Space Monkey Mafia- “Banned From California”
Album Review by Joslyn Danielson
An explosion of ska enters the local music scene with the newly released album, “Banned From California” by Minneapolis’ own Space Monkey Mafia. This horn-centric, powerhouse rock group founded in 2016, and has been crushing it ever since. This is the band’s second full length album, the first being “Sorry For Your Time” from 2018. An EP titled “Captain Crook EP” followed shortly after in 2019. Just as they were gaining footing, the pandemic gave them a sucker punch.
Fueled by frustration at the current establishment, they took advantage of the pandemic and wrote/recorded the new album. They’re back and more passionate than ever, selling out their first show back since Covid in 2021. A national tour followed the release in May. The band played venues from Minnesota to Portland, and everywhere in between.
Cheeky lyrics and politically charged rants run rampant in their music. They playfully bash Chicago in a classic (passive-aggressive) midwest rivalry style (“Chicago”), and sing about the struggles of the millennial generation, reciting all the tropes and stereotypes flung at them by older generations (“Millennial Scum”).
Their sound is self-described as “anti-establishment anthems and self-care bangers”. Touching on topics such as the housing crisis, mental health, anti-capitalism, and mutual aid. Their lyrics offer a relatable perspective that is quickly gaining them a loyal following from all across the country.
However their music is anything but somber. They take their message and infuse it with a high-energy, danceable sound. Hard-hitting drums, plucky guitar strumming, and a wailing horn section give this band a nostalgic ska/punk vibe. They take these sounds of the 90’s/00’s and give it a contemporary twist, adding elements of math rock, soul, psych-rock, and more.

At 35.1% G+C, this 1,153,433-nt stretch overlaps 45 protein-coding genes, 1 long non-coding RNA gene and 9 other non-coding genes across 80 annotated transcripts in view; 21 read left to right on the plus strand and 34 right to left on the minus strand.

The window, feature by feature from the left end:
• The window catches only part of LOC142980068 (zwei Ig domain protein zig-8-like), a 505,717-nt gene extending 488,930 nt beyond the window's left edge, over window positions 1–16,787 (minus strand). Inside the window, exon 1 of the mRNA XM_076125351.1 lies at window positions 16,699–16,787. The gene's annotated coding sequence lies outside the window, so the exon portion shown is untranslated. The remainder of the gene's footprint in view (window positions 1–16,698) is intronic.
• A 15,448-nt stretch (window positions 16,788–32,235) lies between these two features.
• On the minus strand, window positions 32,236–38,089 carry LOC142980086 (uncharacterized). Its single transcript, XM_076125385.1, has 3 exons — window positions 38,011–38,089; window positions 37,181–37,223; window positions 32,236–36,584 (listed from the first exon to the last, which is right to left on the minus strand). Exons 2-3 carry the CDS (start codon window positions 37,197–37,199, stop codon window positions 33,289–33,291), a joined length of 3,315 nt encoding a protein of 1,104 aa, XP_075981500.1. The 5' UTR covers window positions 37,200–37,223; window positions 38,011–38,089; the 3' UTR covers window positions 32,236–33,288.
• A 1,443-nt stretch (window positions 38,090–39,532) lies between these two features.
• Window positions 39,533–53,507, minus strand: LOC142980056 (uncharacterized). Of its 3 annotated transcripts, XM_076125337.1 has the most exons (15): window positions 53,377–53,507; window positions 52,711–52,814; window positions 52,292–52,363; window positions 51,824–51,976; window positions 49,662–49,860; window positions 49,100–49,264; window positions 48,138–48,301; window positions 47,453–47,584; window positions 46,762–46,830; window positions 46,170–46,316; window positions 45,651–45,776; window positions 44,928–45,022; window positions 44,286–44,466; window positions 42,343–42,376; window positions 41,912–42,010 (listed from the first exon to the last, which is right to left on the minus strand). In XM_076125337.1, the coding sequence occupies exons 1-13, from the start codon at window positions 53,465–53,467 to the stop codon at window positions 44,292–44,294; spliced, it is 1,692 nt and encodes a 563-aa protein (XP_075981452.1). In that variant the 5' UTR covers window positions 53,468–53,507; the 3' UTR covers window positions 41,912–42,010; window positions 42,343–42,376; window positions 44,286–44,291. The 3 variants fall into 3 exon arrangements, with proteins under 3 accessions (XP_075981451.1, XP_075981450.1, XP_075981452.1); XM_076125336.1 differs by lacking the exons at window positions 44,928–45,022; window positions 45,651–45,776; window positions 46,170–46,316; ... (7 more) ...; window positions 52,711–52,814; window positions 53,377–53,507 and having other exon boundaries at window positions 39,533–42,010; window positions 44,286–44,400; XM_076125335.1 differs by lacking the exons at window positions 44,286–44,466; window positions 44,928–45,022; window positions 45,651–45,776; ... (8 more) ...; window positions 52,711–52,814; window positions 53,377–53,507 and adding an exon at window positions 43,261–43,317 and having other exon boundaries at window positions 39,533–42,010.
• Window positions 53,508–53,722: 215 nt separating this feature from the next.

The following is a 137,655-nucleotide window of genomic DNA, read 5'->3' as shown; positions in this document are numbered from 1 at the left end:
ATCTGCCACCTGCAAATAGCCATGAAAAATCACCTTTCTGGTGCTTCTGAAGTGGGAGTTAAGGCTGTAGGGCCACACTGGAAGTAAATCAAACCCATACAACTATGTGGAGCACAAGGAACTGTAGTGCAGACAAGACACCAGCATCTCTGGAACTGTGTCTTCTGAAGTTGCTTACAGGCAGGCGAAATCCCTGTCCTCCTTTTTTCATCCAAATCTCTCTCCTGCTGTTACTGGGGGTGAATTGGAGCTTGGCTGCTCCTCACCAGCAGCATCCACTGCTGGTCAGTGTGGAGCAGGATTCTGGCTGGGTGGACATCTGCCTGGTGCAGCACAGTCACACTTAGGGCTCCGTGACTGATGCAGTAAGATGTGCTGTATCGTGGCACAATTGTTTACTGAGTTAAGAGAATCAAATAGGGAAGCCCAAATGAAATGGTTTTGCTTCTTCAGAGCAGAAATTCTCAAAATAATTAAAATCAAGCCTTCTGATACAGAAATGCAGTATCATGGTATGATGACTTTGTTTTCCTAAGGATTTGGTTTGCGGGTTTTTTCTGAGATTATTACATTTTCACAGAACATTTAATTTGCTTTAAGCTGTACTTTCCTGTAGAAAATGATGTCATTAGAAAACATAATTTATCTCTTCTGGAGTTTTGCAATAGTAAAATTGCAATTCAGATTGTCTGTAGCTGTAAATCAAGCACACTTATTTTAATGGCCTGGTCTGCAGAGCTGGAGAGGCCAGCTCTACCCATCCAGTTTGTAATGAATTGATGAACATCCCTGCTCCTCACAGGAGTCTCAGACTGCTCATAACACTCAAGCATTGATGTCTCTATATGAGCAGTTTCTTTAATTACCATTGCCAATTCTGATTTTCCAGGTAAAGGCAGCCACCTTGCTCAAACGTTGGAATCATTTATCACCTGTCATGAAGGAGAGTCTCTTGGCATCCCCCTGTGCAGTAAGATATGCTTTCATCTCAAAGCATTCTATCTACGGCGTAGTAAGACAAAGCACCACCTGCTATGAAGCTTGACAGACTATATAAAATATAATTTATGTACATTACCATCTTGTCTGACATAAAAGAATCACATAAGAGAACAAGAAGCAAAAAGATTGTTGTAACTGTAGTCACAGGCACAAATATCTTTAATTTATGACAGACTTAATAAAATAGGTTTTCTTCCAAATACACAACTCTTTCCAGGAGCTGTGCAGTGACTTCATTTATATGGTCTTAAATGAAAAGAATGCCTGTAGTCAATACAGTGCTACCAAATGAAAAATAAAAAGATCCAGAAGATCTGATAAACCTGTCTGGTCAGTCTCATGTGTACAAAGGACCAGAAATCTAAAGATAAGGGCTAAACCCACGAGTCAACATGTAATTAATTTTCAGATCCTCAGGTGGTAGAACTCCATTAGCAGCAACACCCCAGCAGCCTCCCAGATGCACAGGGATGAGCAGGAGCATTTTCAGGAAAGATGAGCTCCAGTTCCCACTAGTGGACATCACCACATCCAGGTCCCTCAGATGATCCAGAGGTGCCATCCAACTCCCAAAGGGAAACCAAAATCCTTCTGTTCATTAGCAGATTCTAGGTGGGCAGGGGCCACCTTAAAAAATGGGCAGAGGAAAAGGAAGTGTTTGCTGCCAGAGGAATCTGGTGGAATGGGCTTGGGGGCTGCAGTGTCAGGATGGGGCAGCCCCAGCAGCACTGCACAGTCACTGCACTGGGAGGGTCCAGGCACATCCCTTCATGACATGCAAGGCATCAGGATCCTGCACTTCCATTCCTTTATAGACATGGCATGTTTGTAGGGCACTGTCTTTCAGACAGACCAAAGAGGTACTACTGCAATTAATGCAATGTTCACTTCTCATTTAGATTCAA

Joe and Blake are a dynamic duo on bass and guitar. Each a well-known figure in the scene, they deliver kick-ass bass lines and face-melting electric guitar solos, making these two the foundation of the tight instrumentation.
Eric on drums is the newest addition to the band but is already shining as the force behind the complex time signature changes. Coming from a jazz background he has the light touch for swing, as well as the chops for a powerful punk-rock sound.
The horn section is made up of Sam (trombone), Tim (saxophone), and Dante (saxophone). Their skill is evident in the tasty licks and swingy, big-band feels. Such is the pillar of ska music, the horns take on the lead instrumental melodies much of the time, or pop in for quick jazzy intervals during the verses.
While Dante is the lead singer on the majority of tracks, both Tim and Joe are regularly singing backup while simultaneously playing their perspective instruments. They both have songs they sing lead for as well. Their slightly different vocal tones add a nice variety throughout the album and shows the vastness of talent that runs through this group of people.
Dante’s exceptional vocal control and range separates him from the stereotypical expectations of punk vocalists being rugged or chaotic, giving the band an extra edge of sophistication. His lung capacity must be astronomical, as he constantly switches between belting lyrics and ripping out impressive saxophone solos – all the while jumping up and down or running full tilt through the audience. Theatrical and comedic at times, he possesses an exceptional stage presence and can get any crowd skanking and moshing like it’s 1999.
Each member of the band are experts in their craft, coming from all corners of the USA. Whether their expertise comes from a decade of playing in various bands, or from a degree in jazz, these professionals came together to make the music they love. Minneapolis is the perfect scene for a band like them. The comradery of our town and its love for music is evident, and is demonstrated in the chorus of “This Is We”.
“This is you, this is me
This is us, this is we
This is all of us together
Makes times a little better”